Chandrayaan 2: ISRO's Moon Mission Is Yet Far From Flop; Orbiter Experiments Still Underway

Indian space agency is also pondering over possible ways to use Chandrayaan-2 orbiter to map the exact location of Vikram's landing site which could also further help in finding clues about its fate.

Chandrayaan 2: ISRO' Moon Mission Is Still Far From Flop; Orbiter Experiments Still Underway
ISRO believes that only 5 per cent of the mission has been lost. (Image: PTI)
By: Sahil Sinha
Updated: 10 Sep 2019 04:37 PM
New Delhi: The entire nation is distressed over the Chandrayaan's lander Vikram going silent minutes before making the final touchdown to moon, but the success of Indian Space Research Organisation (ISRO) is still far from flop. It is bad and demotivating that the news of breakdown of communication from Chandrayaan's lander has gripped everyone so much that we forgot to notice that the Chandrayaan 2 orbiter remains operational and will continue to study the Moon from afar for the next one year.

"Only 5 per cent of the mission has been lost - Vikram the lander and Pragyan the rover - while the remaining 95 per cent - that is the Chandrayaan 2 orbiter - is orbiting the moon successfully," an ISRO official told news agency IANS. The Chandrayaan orbiter is successful placed in Moon's lunar orbit and it is much possible that it will help ISRO in re-locating lander Vikram in the recent future.

Currently, ISRO scientists, along with ISRO Chief K Sivan, are going over a number of data sets - those sent back by Vikram before it went incommunicado and also those which might have been captured by various Earth-based space communications devices. For You Information - ISRO has not gave upon lander Vikram yet and is consistently trying  to re-establish communication with rover.

According to experts, the Indian space agency is also pondering over possible ways to use Chandrayaan-2 orbiter to map the exact location of Vikram's landing site which could also further help in finding clues about its fate.

Why Chandrayaan 2 Mission Cannot Be Termed As A Failure?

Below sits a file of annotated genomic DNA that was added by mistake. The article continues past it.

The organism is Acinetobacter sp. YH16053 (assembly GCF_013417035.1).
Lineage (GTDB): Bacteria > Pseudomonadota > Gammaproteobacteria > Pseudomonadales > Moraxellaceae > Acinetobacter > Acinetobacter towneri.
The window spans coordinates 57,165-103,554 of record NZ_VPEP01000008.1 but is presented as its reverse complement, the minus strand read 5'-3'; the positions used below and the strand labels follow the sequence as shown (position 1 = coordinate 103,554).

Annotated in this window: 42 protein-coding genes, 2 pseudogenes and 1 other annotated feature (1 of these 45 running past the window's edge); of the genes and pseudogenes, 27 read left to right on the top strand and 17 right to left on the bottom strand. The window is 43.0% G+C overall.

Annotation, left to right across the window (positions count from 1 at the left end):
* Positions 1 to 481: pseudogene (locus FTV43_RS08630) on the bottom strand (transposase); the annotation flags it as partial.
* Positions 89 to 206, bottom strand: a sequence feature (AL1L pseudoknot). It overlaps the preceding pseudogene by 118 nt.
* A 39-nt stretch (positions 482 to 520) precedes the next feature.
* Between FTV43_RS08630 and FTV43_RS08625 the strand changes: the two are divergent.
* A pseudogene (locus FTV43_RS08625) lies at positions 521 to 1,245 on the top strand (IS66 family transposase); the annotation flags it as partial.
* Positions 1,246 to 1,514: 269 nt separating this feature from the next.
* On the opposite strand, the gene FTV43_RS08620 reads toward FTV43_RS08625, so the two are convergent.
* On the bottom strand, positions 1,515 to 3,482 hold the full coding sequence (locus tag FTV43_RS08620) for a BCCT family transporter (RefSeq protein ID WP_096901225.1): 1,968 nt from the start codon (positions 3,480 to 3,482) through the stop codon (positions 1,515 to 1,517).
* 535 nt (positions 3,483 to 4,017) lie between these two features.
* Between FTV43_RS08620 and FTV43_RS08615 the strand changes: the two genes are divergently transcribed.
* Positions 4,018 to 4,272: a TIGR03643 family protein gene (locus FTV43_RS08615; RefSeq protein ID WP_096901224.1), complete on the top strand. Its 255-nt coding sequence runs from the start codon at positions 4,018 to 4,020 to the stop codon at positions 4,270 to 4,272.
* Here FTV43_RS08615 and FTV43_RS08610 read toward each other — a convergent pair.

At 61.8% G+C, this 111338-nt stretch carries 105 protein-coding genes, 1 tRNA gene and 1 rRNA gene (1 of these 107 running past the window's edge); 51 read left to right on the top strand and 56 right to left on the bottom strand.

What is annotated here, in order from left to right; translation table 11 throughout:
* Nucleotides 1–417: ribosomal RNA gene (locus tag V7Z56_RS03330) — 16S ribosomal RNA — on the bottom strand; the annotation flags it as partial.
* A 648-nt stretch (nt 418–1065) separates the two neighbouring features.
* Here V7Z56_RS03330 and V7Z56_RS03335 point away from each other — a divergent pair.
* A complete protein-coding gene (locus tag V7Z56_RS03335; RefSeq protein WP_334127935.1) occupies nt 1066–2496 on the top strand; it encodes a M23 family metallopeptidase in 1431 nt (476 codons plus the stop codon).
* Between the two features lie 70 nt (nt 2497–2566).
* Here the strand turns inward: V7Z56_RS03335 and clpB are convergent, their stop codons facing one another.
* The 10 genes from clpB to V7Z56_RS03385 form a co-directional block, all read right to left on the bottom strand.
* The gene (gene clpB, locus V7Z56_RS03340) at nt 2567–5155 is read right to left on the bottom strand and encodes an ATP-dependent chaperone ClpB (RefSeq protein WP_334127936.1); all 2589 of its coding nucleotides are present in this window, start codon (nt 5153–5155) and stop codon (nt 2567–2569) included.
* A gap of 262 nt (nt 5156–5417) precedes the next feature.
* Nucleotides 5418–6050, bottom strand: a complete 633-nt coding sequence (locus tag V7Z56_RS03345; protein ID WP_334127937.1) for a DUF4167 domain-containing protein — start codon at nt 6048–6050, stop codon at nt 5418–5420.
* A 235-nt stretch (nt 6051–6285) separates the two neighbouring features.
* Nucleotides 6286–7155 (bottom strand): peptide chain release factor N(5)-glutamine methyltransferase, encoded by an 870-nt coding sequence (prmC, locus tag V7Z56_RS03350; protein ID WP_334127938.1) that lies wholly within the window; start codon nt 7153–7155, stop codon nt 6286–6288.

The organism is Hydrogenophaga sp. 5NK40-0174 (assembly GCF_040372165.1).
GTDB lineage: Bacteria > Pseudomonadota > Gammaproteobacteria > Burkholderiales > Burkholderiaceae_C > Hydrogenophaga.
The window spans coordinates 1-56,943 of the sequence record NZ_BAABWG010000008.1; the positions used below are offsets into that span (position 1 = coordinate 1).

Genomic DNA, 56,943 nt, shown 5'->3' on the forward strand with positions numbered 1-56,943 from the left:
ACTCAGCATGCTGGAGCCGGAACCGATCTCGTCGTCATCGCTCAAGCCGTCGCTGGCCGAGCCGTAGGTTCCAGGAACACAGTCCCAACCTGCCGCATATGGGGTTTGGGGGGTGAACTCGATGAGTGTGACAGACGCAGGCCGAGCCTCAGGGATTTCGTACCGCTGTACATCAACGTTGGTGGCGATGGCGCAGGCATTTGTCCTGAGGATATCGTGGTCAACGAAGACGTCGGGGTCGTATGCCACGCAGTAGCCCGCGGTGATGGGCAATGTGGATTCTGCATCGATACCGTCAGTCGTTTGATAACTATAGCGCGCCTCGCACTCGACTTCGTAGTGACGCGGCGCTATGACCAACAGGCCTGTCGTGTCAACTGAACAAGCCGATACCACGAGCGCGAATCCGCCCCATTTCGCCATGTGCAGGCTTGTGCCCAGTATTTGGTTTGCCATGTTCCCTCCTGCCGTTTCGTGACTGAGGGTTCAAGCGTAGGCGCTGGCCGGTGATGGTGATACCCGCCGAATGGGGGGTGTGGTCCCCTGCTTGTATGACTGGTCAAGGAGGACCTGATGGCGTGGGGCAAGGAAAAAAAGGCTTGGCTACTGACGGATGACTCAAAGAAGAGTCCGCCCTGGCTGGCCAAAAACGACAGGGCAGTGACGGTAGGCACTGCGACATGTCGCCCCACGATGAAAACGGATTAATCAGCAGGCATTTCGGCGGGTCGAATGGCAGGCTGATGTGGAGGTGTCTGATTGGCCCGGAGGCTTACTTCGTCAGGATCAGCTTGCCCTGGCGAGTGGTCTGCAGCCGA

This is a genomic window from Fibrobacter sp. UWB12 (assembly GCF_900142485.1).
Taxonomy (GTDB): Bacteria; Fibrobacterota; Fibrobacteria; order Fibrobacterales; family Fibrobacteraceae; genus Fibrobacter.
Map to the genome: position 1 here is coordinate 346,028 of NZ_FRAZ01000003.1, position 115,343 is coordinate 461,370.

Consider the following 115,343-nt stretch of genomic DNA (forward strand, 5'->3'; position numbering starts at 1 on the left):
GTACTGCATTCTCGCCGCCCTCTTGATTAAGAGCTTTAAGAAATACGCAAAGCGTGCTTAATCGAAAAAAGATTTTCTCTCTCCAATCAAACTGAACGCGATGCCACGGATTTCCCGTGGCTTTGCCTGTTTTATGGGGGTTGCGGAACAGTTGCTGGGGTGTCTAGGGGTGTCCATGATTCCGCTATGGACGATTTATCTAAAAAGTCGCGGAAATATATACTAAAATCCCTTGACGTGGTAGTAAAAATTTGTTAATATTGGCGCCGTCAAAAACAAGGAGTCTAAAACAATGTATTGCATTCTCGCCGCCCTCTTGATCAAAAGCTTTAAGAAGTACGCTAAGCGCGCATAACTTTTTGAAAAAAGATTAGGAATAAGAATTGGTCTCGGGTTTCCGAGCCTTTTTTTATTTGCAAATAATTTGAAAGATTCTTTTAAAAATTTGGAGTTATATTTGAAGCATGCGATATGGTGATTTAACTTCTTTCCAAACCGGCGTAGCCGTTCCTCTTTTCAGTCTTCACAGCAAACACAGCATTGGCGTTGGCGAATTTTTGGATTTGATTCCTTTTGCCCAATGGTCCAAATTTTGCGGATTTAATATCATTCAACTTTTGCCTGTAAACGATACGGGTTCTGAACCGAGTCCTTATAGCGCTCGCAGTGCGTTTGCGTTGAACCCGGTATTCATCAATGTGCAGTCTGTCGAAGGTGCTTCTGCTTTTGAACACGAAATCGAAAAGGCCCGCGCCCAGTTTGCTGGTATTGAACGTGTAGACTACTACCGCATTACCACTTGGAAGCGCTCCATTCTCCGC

Landing a rover on Moon's south poll surface was just one part of the ISRO's mission. Interestingly, what many don't realise is the fact that lander Vikram and rover Pragyaan combined carried lesser number of experiments (five). Whereas, Chandrayaan 2 orbiter (which has been deployed successfully in Lunar orbit) has as many as 8 scientific payloads.

So, even assuming the worst, lets say lander Vikram goes completely incommunicado - most of Chandrayaan 2 mission experiments will still be conducted as planned. The mission life of the 2,379-kg orbiter is one year and it will continue performing experiments and beam results back to ISRO.

WORTH NOTING: One of the prime object of this unmanned moon mission was to estimate the quantity of iced water present in the south polar region of India's natural satellite and this experiment is to be preformed by the orbiter not lander Vikram or rover Pragyaan. During the Chandrayaan 1 mission, which was conducted near the south pole, some signs of frozen water present in the nearby areas were detected. The Chandrayaan-2 mission is supposed to follow up on those findings.

"The orbiter can take several pictures of the moon and send it to the ISRO over the next year. The orbiter can take pictures of the lander to find out its status too," the ISRO official added. The rover inside the lander had a lifespan of only 14 days.

Quick Recap

ISRO on September 2 had successfully carried out the separation of lander Vikram (with rover Pragyan housed inside) from the Chandrayaan-2 orbiter. In the early hours of Saturday, communication from 'Vikram' lander to ground stations was lost during its powered descent to the Lunar surface, and ISRO said data is being analysed.

Vikram lander descent was as planned and normal performance was observed up to an altitude of 2.1 km. Subsequently, the communication from lander to ground stations was lost.